Groups have stages. One theory says that the stages are “inclusion, control, affection.” Another theory makes four stages, “form, storm, norm, perform.” Whichever version, the first stage is forming up and figuring out who is in the group. This is a testing of the waters and figuring out who else is in the group. In the next stage, whether called “control” or “storm,” it is known that people in the groups will experience the discomfort of figuring out who is in the group, who is in charge, what is the pecking order, who is liked, and who is respected. In other words, what the roles and responsibilities are for each member of the group to one another.
When that stage is successfully managed, the group is now able to function and appreciate each person’s unique strengths, while providing and receiving constructive feedback and trusting one another. The group starts to have an identity and is cohesive. Performing is what it sounds like. The group is humming along and things are working.
Groups need a goal, a reason to be a group. Without a common goal, the group, as such, is a collection of individuals. What’s so interesting about group dynamics is that as soon as the membership of the group changes, the group is reconfigured and starts all over again. This is true if someone leaves the group or joins the group.
What Happened Here
The original group of Amanda, Bob, and Dennis was formed through years of friendship. Initially, they had the common goal of finding and building their home. I imagine that the focus on the building project gave them a common mission and served them well for the first years.
It’s interesting that they were unable to recruit long-term members to join them in the house. They had some people come, but not folks who stayed. Without knowing more details, I have two guesses about what happened. One is that the community didn’t have a good way to screen people to be sure they’d be compatible. The second is that the long-term friendships among the three founders were so well-bonded that it might have been difficult for another person to feel like they could belong in the community.
To my mind, however, the big key is Amanda and how her life changed when she met and married her husband. Though he joined the community, it’s clear from the little bits that he wasn’t invested in making the community work. I suspect that as the babies came, it became increasingly difficult to have the family life mesh with the community life. Also clear to me is that the physical space wasn’t built in a way that made it easily adaptable to accommodate couples and their children.
Did It Have to End?
Maybe, maybe not. They needed at least three people to manage the household finances but planned for six. If they had had another three people contributing, one imagines that finances would have been easier with everyone breathing easy. So, the one thread of the dissolution starts with the inability of the three founders to attract three more compatible, committed people to their vision. How did they screen people? What standards did they use? Did they have a process? When they failed the first time, did they understand why? These are the questions I have.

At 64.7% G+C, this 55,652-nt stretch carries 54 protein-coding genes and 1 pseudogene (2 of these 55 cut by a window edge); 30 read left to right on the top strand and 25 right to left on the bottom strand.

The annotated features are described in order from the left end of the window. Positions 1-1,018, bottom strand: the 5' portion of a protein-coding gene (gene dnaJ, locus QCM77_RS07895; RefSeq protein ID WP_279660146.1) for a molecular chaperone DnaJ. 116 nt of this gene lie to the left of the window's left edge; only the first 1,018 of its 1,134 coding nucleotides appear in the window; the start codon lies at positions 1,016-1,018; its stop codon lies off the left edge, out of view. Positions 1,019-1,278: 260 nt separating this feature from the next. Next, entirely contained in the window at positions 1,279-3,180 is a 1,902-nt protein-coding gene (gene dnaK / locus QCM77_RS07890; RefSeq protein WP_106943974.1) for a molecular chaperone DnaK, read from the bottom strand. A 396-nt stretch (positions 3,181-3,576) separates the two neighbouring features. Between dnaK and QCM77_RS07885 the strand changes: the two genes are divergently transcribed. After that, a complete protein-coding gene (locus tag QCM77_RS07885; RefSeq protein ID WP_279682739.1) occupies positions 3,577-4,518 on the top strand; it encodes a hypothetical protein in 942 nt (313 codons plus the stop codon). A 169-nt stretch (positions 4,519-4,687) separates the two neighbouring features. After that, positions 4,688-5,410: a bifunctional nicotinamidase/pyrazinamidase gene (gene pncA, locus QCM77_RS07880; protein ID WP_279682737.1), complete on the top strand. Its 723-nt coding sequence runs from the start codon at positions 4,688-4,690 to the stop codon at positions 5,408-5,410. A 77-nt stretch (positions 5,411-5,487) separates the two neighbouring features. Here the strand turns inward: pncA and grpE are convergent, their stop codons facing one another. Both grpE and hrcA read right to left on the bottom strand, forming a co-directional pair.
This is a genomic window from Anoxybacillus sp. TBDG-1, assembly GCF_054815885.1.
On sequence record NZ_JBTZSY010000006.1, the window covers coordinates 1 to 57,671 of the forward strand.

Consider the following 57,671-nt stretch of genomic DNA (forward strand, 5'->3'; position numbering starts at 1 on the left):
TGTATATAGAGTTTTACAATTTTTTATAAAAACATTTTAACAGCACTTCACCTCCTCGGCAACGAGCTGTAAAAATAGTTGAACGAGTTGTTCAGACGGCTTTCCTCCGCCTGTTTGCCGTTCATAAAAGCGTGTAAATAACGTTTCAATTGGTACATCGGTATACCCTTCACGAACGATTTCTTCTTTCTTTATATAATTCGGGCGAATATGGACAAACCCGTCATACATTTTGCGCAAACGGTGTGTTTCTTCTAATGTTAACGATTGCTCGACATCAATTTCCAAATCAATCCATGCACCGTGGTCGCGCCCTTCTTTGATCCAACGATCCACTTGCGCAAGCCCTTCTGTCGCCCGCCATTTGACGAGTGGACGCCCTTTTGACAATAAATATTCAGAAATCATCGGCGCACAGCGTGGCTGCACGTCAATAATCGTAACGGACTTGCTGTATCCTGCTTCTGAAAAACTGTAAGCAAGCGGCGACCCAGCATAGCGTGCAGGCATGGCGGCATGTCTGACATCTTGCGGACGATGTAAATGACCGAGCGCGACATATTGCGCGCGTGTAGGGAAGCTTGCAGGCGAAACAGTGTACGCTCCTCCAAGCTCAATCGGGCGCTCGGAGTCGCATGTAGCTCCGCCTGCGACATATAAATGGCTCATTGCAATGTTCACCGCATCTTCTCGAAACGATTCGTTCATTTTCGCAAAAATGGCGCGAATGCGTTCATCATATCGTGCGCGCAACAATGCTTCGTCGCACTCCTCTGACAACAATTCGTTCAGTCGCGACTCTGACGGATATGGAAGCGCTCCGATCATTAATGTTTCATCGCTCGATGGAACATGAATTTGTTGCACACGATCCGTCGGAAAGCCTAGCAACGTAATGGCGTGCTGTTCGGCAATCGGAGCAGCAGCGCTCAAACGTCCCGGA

Another thread is the avoidance of conflict, suggested by Dennis’ comment that the group meetings were defensive and uncomfortable. Something was wrong and they didn’t find a way to fix it. We tend to think that conflict is bad, but conflict is just people rubbing against one another. We hope it will go away if we ignore it, but the human truth is that it doesn’t. It festers underneath. Being able to be honest about how one is feeling is what needs to happen. This group didn’t storm. They probably didn’t even know that storming is a known group dynamic!
Speaking The Truth
Sometimes it helps to have an outside facilitator who has no history with the group who can ask questions that help the members of the group speak their truth. If something is true, it is true. Sometimes just being able to say something allows it to dissipate. Sometimes it gives everyone the ability to respond to the truth. Often it leads to new understandings. It is possible that this community might have disbanded earlier. Certainly, the tension that Amanda must have felt as a committed founder but also as a wife and mother must have been very difficult.
Dennis commented that they didn’t talk about how someone would leave the community when they were first dreaming about it. He says it would have helped. Indeed. It’s easy to get carried away with a vision and a dream. It’s hard to look at what-ifs that are negative. Yet, it’s essential! This is one reason why we advocate for thorough conversations about any shared housing arrangement before people agree to live together. Had they wrestled then with the negative what-ifs, they would have been better equipped when these arose. Who knows? They might even have sorted out whatever it was that kept people from joining them in their intentional community.
Here’s a few more posts and perspectives on dealing with changes when home-sharing: When It’s Time To Move, Co-living and Co-owning Together, and Eyes Wide Open.
Leave a Reply